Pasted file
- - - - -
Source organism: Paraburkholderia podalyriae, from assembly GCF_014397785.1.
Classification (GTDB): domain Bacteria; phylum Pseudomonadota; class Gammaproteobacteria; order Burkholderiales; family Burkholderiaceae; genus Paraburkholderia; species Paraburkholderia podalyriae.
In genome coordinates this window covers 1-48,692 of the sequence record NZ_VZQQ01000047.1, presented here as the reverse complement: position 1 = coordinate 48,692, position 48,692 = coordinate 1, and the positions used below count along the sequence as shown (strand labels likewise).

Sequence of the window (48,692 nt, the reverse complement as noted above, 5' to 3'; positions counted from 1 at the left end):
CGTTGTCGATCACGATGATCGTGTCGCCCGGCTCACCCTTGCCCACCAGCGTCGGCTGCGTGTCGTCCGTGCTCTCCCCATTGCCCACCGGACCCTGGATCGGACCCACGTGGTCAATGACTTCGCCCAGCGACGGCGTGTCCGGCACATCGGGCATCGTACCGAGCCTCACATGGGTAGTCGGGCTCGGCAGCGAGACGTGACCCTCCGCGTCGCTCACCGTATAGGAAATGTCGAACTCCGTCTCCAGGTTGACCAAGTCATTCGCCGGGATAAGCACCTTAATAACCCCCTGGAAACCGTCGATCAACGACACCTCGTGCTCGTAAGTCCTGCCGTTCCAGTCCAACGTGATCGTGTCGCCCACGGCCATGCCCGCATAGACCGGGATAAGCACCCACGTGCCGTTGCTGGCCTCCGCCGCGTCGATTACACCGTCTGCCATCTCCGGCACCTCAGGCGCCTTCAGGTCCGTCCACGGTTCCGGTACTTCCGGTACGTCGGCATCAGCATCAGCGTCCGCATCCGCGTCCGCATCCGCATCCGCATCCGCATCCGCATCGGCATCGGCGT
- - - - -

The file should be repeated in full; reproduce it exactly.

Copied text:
Source organism: Paraburkholderia podalyriae, from assembly GCF_014397785.1.
Classification (GTDB): domain Bacteria; phylum Pseudomonadota; class Gammaproteobacteria; order Burkholderiales; family Burkholderiaceae; genus Paraburkholderia; species Paraburkholderia podalyriae.
In genome coordinates this window covers 1-48,692 of the sequence record NZ_VZQQ01000047.1, presented here as the reverse complement: position 1 = coordinate 48,692, position 48,692 = coordinate 1, and the positions used below count along the sequence as shown (strand labels likewise).

Sequence of the window (48,692 nt, the reverse complement as noted above, 5' to 3'; positions counted from 1 at the left end):
CGTTGTCGATCACGATGATCGTGTCGCCCGGCTCACCCTTGCCCACCAGCGTCGGCTGCGTGTCGTCCGTGCTCTCCCCATTGCCCACCGGACCCTGGATCGGACCCACGTGGTCAATGACTTCGCCCAGCGACGGCGTGTCCGGCACATCGGGCATCGTACCGAGCCTCACATGGGTAGTCGGGCTCGGCAGCGAGACGTGACCCTCCGCGTCGCTCACCGTATAGGAAATGTCGAACTCCGTCTCCAGGTTGACCAAGTCATTCGCCGGGATAAGCACCTTAATAACCCCCTGGAAACCGTCGATCAACGACACCTCGTGCTCGTAAGTCCTGCCGTTCCAGTCCAACGTGATCGTGTCGCCCACGGCCATGCCCGCATAGACCGGGATAAGCACCCACGTGCCGTTGCTGGCCTCCGCCGCGTCGATTACACCGTCTGCCATCTCCGGCACCTCAGGCGCCTTCAGGTCCGTCCACGGTTCCGGTACTTCCGGTACGTCGGCATCAGCATCAGCGTCCGCATCCGCGTCCGCATCCGCATCCGCATCCGCATCCGCATCGGCATCGGCGT